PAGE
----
Scopusalso tracks citations, but with shorter coverage; indexing for journals in the database only goes back to 1996 (for Web of Science indexing for some journals goes back as far as 1900). To check a researcher's citation check, simply click the tab to conduct an author search, or perform a regular search entering the author's name and then selecting "authors" from the drop-down list to designate the appropriate field to search in. Either way, the next step is to select the results to be analyzed, and then click the "Citation Tracker" button. In Scopus it is not necessary to try to collect all variants of a researcher's name, as this database provides an author identifier feature, described as follows:

"Scopus Author Identifier uses an algorithm that matches author names based on their affiliation, address, subject area, source title, dates of publication citations, and co-authors. When you search, this feature returns documents written by that author, even when an author is cited differently."

Like the "Citation Report" in Web of Science, the "Citation Tracker" in Scopus provides a total sum of citation counts as well as the h-Index and additional analysis, but only for those publications that are formally indexed in Scopus. There is no way to see additional citation counts for non-indexed publications as is possible when using the Cited Reference Search in Web of Science.

Google Scholardoes not provide citation analysis tools like the two indexes described above. However, it is free. When searching for a researcher, each resulting citation provides a count of papers that article is "Cited by." To find as many articles as possible in order to add up these citation counts, it is important to thoroughly search on variants of the researcher's name. A good start is to try a phrase search using initials both before and after the surname, as in this search: "Smith MJ" OR "MJ Smith" - but it is not a bad idea to try other variants, being careful to omit from the citation count those articles that are by another author with a similar name.

Finding a Journal's Impact Factor

The traditional source for finding a journal's impact factor is Journal Citation Reports, or JCR, another product of Thomson Scientific and available by subscription only. The AMNH Library does not subscribe to JCR. However, it is usually available from university libraries and can also be accessed from New York Public Library through their Web of Science subscription. To search this resource, simply type in the name of the journal title, and a report with the impact factor will be presented (assuming a matching title is found). It is also possible to look at a list of journal titles by subject area in order to quickly compare their impact factor rankings. For more information about Journal Citation Reports, and journal impact factors, take a look at these sites:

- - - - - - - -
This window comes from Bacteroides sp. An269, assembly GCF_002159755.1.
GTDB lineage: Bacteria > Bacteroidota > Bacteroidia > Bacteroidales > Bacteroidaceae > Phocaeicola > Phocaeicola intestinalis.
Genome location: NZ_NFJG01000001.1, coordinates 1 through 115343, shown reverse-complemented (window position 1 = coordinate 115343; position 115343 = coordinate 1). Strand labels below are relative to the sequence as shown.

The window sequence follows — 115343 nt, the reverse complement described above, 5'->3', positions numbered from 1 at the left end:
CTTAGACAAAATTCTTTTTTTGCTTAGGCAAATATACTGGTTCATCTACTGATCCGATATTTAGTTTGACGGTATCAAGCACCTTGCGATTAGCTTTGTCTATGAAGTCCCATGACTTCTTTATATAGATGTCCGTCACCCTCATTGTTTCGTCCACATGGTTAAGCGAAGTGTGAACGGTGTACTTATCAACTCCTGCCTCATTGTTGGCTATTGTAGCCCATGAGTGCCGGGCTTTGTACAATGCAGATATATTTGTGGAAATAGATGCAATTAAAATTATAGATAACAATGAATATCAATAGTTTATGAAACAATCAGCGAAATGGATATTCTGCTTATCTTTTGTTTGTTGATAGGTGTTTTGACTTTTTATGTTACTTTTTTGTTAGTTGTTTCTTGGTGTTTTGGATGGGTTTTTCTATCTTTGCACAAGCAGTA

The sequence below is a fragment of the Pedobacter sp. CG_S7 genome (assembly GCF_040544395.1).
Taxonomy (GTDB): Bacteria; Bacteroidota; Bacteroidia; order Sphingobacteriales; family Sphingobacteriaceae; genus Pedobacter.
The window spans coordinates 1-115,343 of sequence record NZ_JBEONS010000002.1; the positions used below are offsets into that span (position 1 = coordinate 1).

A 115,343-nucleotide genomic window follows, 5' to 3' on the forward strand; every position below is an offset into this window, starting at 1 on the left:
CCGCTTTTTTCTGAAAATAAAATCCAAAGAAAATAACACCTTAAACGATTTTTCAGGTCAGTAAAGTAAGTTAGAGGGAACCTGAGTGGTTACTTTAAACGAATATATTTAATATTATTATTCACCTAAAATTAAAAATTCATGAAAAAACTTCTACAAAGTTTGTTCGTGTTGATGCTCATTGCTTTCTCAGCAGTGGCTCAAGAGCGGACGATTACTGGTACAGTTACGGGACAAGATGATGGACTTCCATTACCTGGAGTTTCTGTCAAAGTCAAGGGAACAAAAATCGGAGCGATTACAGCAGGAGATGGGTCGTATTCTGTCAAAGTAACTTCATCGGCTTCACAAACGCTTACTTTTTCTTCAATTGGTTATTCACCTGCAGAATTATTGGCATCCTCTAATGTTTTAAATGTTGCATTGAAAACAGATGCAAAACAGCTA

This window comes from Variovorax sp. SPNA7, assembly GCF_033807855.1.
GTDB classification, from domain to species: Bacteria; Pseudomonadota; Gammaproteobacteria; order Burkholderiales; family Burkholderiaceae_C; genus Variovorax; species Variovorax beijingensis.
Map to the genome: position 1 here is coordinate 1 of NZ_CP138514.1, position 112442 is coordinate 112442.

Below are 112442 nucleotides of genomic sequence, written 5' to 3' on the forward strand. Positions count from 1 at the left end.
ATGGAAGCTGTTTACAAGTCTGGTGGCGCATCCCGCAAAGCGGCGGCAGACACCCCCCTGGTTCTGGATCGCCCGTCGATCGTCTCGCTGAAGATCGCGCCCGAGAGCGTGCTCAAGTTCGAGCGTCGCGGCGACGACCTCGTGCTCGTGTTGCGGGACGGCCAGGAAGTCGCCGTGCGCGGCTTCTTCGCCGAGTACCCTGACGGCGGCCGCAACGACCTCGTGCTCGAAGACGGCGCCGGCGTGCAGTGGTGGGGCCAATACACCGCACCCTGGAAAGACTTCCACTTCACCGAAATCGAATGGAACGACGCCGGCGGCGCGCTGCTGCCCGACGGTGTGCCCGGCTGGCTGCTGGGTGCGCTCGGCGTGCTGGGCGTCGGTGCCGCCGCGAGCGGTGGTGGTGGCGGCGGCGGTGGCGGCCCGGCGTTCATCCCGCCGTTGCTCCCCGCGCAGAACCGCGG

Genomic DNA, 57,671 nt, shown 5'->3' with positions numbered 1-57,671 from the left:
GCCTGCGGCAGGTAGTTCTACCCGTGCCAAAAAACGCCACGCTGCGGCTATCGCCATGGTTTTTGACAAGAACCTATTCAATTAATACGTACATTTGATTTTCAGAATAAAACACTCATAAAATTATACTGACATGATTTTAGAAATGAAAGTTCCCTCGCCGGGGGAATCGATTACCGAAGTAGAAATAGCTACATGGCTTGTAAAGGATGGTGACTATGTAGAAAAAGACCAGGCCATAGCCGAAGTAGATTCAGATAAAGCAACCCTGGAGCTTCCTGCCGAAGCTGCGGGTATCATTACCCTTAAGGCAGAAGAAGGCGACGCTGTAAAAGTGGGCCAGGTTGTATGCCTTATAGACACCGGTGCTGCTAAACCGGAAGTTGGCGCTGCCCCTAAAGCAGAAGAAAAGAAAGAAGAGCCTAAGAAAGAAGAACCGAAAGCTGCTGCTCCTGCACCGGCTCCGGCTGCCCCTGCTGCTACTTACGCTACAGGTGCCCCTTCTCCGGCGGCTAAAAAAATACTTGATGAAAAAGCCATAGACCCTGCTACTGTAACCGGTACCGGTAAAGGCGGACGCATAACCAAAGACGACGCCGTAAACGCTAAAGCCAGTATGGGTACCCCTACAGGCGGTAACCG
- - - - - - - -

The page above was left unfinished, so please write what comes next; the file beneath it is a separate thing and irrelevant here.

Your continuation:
An alternative resource for determining a journal's importance is available at This free resource provides two scores for a journal: "Article Influence (AI): a measure of a journal's prestige based on per article citations and comparable to Impact Factor" and "Eigenfactor (EF): A measure of the overall value provided by all of the articles published in a given journal in a year." For more information about how scores are calculated and how Eigenfactor was developed, take a look at the Eigenfactor website (provided above) and this article: "Eigenfactor: Measuring the value and prestige of scholarly journals".

Controversy Over the Use of Citation Metrics

The use of citation metrics is controversial for a number of reasons. For one, it is difficult to obtain accurate metrics on a particular researcher because the scope and coverage of databases like Web of Science, Scopus, and Google Scholar is not exhaustive. The indexing for these databases may not go back very far in time, nor are they comprehensive in the publications they index; therefore, results will vary. Also, researchers who have changed their name, or have been inconsistent with the use of their initials in the byline of their published works, or who simply have a name that is common, will be more difficult to analyze. (The Author Identifier developed by Scopus helps to eliminate this problem.)

Furthermore, the validity of citation metrics as a measure of worth has been criticized on a number of fronts. One controversy is that a researcher might be frequently cited because their research is contentious, not because it is high quality, useful research. Also, the use of citation metrics as an evaluation tool penalizes those researchers who have long-term projects that result in few publications, even though such long-term studies might be very important. Furthermore, comparing citation metrics of researchers across disciplines might be ill-advised since research and publication patterns vary by discipline. These are just a few issues that have been identified as potential problems. For more information, take a look at the following article on the h-Index which describes how it is weighted in order to address certain problems, and which issues are still left unresolved: Some of the pros and cons of Google Scholar vs. Web of Science for citation analysis are discussed in this article: And, for more information about the controversies surrounding metrics for journal impact factor, see: